Posted by Terra Virtua on Thursday, March 29, 2018

Featured image courtesy of Shutterstock. 

Important: Never invest (trade with) money you can't afford to comfortably lose. Always do your own research and due diligence before placing a trade. Read our Terms & Conditions here. Trade recommendations and analysis are written by our analysts which might have different opinions. Read my 6 Golden Steps to Financial Freedom here. Best regards, Jonas Borchgrevink.

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Artificial Intelligence

Students Create Doom AI Which Learns Visually and Kills Humans in Deathmatch

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Two students from Carnegie Mellon University recently placed second in an artificial intelligence competition for their submission of a program that was able to learn the game Doom the same way humans do – by playing.

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Important: Never invest (trade with) money you can't afford to comfortably lose. Always do your own research and due diligence before placing a trade. Read our Terms & Conditions here. Trade recommendations and analysis are written by our analysts which might have different opinions. Read my 6 Golden Steps to Financial Freedom here. Best regards, Jonas Borchgrevink.

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5 stars on average, based on 2 rated postsP. H. Madore has covered the cryptocurrency beat over the course of hundreds of articles for Hacked's sister site, CryptoCoinsNews, as well as some of her competitors. He is a major contributing developer to the Woodcoin project, and has made technical contributions on a number of other cryptocurrency projects. In spare time, he recently began a more personalized, weekly newsletter at http://ico.phm.link




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Communication

Sony Introduces 2FA for PlayStation Users

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In a long-awaited and overdue move, Sony has finally introduced two-factor authentication to PlayStation users who can now enable the security feature on their PlayStation Network (PSN) accounts.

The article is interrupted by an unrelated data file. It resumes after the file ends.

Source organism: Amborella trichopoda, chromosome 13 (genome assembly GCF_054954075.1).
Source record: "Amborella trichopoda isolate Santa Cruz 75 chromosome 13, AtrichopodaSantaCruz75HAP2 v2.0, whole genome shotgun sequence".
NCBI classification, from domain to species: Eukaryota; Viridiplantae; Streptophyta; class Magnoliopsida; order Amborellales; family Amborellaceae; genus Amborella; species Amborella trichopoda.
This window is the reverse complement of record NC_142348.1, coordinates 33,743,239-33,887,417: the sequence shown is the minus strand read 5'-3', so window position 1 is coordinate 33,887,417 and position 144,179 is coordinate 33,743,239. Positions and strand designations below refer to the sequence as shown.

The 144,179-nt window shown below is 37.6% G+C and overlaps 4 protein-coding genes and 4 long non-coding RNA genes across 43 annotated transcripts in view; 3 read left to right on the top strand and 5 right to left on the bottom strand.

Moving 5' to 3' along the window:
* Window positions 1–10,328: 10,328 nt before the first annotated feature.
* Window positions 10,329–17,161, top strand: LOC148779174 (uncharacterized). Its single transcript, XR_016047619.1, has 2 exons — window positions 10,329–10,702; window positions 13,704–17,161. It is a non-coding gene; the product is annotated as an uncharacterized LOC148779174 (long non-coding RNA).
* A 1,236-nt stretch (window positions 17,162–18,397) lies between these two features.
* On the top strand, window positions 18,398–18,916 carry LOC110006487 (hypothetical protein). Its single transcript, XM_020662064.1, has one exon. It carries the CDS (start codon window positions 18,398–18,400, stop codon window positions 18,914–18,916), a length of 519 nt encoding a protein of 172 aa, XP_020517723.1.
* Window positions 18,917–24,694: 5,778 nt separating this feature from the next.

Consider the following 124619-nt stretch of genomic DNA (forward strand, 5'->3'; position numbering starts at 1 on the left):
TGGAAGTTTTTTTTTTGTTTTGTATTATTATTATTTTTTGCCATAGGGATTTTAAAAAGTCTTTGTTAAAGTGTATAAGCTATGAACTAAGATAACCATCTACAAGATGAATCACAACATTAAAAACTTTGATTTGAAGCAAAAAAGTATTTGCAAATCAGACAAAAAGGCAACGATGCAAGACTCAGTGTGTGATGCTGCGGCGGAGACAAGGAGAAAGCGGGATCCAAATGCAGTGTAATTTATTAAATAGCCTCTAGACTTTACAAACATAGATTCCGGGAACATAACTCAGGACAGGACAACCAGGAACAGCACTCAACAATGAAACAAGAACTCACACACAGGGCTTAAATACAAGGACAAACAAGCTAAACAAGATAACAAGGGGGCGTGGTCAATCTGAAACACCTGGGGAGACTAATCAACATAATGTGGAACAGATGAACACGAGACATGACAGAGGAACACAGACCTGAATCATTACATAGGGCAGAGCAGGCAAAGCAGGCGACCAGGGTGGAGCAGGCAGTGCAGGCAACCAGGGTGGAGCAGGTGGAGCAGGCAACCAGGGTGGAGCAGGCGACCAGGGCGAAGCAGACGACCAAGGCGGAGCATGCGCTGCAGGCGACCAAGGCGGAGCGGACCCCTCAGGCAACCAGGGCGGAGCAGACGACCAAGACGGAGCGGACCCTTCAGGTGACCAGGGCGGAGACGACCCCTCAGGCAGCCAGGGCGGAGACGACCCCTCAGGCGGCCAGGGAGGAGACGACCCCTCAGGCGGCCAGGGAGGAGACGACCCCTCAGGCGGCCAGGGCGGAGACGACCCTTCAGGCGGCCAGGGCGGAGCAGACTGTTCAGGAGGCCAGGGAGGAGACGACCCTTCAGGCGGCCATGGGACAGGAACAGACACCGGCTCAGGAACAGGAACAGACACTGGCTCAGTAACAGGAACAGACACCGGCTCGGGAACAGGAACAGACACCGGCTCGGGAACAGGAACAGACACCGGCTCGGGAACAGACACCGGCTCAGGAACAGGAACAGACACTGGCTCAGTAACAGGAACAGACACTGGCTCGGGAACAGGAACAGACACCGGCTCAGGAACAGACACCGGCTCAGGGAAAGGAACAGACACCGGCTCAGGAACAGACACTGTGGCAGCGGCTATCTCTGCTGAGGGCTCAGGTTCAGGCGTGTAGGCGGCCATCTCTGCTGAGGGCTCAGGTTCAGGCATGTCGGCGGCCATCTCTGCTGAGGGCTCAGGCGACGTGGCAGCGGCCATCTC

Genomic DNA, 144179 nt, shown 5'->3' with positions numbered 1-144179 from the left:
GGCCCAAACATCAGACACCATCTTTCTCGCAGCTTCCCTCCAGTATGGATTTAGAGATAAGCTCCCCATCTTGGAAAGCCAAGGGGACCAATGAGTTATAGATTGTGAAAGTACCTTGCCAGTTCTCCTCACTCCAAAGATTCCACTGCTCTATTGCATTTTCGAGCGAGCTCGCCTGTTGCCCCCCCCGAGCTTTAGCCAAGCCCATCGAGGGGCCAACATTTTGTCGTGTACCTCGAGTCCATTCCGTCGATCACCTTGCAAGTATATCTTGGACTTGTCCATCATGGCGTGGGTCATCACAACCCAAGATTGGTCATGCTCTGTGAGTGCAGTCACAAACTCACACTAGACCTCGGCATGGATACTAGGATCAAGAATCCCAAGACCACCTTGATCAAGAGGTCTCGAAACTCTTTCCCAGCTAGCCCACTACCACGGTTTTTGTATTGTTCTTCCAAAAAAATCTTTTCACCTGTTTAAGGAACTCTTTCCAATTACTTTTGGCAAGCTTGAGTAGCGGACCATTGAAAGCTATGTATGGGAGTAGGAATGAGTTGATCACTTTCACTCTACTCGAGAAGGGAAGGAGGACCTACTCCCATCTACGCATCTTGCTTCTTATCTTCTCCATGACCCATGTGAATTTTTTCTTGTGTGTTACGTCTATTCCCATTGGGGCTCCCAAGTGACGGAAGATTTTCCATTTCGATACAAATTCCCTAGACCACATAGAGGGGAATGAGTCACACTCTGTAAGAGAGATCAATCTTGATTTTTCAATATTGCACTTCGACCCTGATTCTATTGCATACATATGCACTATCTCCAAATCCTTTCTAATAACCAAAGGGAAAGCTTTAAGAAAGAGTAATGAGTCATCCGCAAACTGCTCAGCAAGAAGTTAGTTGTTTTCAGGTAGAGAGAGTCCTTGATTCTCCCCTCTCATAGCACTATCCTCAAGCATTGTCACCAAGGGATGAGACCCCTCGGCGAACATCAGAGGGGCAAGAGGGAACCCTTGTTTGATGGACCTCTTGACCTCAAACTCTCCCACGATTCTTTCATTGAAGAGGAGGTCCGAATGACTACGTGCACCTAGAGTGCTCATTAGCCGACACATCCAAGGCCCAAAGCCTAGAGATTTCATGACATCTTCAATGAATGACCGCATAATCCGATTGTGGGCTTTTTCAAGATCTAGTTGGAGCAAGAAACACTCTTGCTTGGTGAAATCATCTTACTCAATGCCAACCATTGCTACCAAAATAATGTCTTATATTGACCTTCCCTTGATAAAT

Five years after suffering a devastating hack that compromised the user details of some 77 million PlayStation Network users, Sony has introduced two-factor authentication (2FA) on PSN accounts. Sony confirmed the news with a tweet last night, explaining how the feature works.

“By requiring two forms of identification for sign-in, your account and personal information will be better protected.” Sony wrote in its blog.

Users will be asked to provide a verification code that will be texted to their mobile phones at the time of signing into their PSN account. While the feature isn’t hack-proof (nothing is, really), it provides a much-needed extra layer of protection that a large platform like the PlayStation Network, with over 100 million uses, deserves.

Sony PS 2FA

Sony added:

Passwords can be compromised if you use the same password for multiple accounts, click on malicious links, open phishing emails and other methods.

If your password is compromised and becomes known to someone other than yourself, your account will still require a verification code to gain access when you activate 2-Step Verification.

With the feature, Sony caught up with its console rival Microsoft. The Redmond-based software giant had introduced 2FA for Xbox back in 2013, during the days of Xbox 360. Other platforms which sees millions of users such as Google, Apple, Facebook, Twitter and others have been offering 2FA security for years.

It is perhaps baffling that Sony took as long as it did to introduce 2FA security, after the 2011 breach. At the time, the hack had Sony admitting that names, email addresses, billing addresses, account passwords and some credit card numbers were all exposed. The fallout saw Sony fined by the UK government. Furthermore, Sony also agreed to a settlement in a class action lawsuit, worth millions, granting PSN users in the United States the means to claim damages if they suffered identity theft as a result of the data breach.

Featured image from Shutterstock.

Important: Never invest (trade with) money you can't afford to comfortably lose. Always do your own research and due diligence before placing a trade. Read our Terms & Conditions here. Trade recommendations and analysis are written by our analysts which might have different opinions. Read my 6 Golden Steps to Financial Freedom here. Best regards, Jonas Borchgrevink.

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4 stars on average, based on 1 rated postsSamburaj is the contributing editor at Hacked and keeps tabs on science, technology and cyber security.